Church (Gr.Church 0400278 consecrated to the Lord; Saxon, Tcyrch; Scandinavian, Mrha; Slavic, cerkiev; Scotch, kirk: the common root in these forms did not pass into the Romanic languages, but from the New Testament termChurch 0400279 a congregation, sprang the Lat. cclesia, the Span, iglesia, the Fr. eglise, &c), in its most general sense, the whole collective body of Christians. Its narrower senses are, a body of Christians adopting one creed, and organized under the same ecclesiastical government, as the Anglican church; the Christians of a particular province or city, as the church of Antioch; or a society organized for worship in the same edifice. In the Scriptures the name is also given to the body of Jewish believers, the Jewish church being composed of all those who followed the law of Moses. The Christian church is the society of those who profess the religion of Jesus Christ. The society of the faithful upon earth is usually called the church militant, and the society of the saints in heaven is called the church triumphant. In the New Testament the name is once applied to a single family of Christians. (See Christianity.) - Christians have always given the appellation church to the edifices designed for public worship.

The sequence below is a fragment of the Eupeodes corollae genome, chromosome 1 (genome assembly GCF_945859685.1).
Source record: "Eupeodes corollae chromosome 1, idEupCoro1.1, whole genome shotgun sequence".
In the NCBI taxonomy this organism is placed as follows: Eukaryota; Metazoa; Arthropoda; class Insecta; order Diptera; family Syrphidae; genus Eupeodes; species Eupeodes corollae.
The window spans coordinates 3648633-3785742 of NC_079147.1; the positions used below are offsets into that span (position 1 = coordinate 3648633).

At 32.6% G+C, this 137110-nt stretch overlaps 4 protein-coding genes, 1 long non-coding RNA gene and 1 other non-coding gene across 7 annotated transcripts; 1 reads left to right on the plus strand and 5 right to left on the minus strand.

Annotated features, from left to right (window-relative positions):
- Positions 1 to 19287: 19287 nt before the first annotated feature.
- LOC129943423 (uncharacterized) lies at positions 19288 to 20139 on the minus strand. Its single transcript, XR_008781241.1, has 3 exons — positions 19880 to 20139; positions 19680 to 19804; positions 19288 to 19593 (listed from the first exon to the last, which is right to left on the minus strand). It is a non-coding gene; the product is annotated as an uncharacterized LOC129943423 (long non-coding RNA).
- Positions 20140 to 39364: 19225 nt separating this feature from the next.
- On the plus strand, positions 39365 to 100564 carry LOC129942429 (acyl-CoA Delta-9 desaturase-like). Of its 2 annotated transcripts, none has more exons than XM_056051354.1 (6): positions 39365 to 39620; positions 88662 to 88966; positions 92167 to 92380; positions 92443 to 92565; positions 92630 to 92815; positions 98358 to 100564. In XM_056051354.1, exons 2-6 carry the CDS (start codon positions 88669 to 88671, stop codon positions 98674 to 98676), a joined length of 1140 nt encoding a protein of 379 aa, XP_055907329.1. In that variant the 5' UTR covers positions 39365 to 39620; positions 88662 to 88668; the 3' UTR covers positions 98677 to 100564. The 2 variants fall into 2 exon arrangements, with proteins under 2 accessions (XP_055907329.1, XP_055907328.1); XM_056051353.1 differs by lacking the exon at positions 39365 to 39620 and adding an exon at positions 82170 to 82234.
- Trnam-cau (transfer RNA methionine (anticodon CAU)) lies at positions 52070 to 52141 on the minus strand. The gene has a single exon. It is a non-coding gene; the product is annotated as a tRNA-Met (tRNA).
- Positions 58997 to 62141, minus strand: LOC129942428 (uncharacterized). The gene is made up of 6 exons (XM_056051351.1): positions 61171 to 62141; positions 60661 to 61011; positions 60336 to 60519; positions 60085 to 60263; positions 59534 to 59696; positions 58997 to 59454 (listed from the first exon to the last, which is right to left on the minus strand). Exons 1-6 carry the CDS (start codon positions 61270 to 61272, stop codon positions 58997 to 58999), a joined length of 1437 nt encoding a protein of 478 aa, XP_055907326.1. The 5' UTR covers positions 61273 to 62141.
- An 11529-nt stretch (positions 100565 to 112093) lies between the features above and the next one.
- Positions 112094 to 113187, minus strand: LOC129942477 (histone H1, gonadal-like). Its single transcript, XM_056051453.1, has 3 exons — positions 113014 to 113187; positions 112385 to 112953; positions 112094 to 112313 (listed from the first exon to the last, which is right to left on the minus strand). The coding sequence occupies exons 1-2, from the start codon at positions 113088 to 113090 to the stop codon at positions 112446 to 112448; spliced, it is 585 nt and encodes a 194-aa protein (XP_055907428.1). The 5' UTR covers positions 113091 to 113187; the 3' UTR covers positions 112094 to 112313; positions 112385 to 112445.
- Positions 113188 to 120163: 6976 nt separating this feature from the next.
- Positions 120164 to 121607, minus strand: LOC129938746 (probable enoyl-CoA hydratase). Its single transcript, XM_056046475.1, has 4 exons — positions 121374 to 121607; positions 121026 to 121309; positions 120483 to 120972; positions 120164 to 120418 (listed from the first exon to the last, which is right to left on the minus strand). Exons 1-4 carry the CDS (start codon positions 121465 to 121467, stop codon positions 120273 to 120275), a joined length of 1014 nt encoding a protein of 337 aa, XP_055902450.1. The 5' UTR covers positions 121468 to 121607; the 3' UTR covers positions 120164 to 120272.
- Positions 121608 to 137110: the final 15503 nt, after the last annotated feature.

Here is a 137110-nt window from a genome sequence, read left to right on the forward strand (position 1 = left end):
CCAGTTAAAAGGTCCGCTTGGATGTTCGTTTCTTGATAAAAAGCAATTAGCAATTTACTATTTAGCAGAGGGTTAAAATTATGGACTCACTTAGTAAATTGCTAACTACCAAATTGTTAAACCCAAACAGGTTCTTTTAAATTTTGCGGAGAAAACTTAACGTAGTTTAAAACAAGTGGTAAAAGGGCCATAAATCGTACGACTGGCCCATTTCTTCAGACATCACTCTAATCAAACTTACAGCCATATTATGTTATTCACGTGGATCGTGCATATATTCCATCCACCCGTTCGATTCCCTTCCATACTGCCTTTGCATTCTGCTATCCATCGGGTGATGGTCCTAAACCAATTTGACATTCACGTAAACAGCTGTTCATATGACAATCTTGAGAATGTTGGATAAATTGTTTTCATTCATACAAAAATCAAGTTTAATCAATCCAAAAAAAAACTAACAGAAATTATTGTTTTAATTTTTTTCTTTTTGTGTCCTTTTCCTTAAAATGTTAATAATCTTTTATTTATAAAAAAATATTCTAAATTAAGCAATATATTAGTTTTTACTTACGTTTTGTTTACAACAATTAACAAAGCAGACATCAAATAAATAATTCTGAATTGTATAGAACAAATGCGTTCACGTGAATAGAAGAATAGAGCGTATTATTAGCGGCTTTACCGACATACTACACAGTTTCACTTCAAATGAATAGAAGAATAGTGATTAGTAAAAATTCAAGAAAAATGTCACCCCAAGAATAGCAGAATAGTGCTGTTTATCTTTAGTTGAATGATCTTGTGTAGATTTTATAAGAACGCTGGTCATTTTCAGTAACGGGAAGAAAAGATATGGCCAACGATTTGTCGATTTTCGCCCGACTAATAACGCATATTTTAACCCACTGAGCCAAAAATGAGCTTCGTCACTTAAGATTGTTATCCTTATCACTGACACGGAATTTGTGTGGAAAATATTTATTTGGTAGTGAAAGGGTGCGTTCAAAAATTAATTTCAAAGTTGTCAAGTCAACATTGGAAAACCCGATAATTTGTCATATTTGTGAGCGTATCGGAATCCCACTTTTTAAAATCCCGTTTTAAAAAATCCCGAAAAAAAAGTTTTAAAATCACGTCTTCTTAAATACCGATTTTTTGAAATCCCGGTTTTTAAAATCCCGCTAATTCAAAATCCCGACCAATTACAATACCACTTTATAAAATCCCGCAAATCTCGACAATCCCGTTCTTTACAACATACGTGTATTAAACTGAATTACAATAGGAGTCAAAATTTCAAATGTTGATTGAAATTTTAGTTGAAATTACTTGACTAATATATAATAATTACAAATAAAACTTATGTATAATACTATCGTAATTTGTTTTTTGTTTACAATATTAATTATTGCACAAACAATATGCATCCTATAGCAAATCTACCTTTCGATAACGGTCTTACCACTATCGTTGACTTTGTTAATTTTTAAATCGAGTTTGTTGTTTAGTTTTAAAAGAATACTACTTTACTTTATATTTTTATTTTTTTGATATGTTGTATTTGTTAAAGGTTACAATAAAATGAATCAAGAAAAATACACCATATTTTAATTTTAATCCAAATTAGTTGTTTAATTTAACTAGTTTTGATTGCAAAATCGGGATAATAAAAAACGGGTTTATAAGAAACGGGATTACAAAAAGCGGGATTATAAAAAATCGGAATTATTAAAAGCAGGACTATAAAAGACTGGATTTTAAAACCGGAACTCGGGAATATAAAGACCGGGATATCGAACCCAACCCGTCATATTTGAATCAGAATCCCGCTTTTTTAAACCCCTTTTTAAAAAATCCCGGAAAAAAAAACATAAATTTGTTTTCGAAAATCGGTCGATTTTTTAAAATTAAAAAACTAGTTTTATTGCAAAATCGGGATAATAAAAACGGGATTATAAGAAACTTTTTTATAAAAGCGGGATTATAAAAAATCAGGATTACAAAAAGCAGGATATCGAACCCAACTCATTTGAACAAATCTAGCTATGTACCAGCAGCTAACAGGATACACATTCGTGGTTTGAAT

The ancient churches had an atrium, or open space surrounded with walls, before the entrance; in the centre of this there was a fountain, in which all washed their hands or faces before entering the church, as an emblem of the purity of soul which they should possess. Before the door there was a covered court, the roof of which was supported by columns; in this were placed the first class of penitents, who were called flcntes. In the interior, the part of the church near the door was called the narthex; in this the catechumens and the penitents, who were called audientes, were placed. Then came the nave, the lower part of which was occupied by the penitents called the prostrati; while the laity were arranged, the men on one side and the females on the other, in the remainder of the nave. In the centre was the amlon, or pulpit, large enough to contain several persons who acted as chanters. The choir was separated from the nave by cancelli, or rails; in this were situated the altar, the throne of the bishop, and the seats of the priests. As it terminated in a semicircle, it was called the apsis.

A curtain drawn round the altar concealed it from the view of the catechumens, and from those who were unbelievers, during the time of the divine mysteries. (See Architecture, and Cathedral.)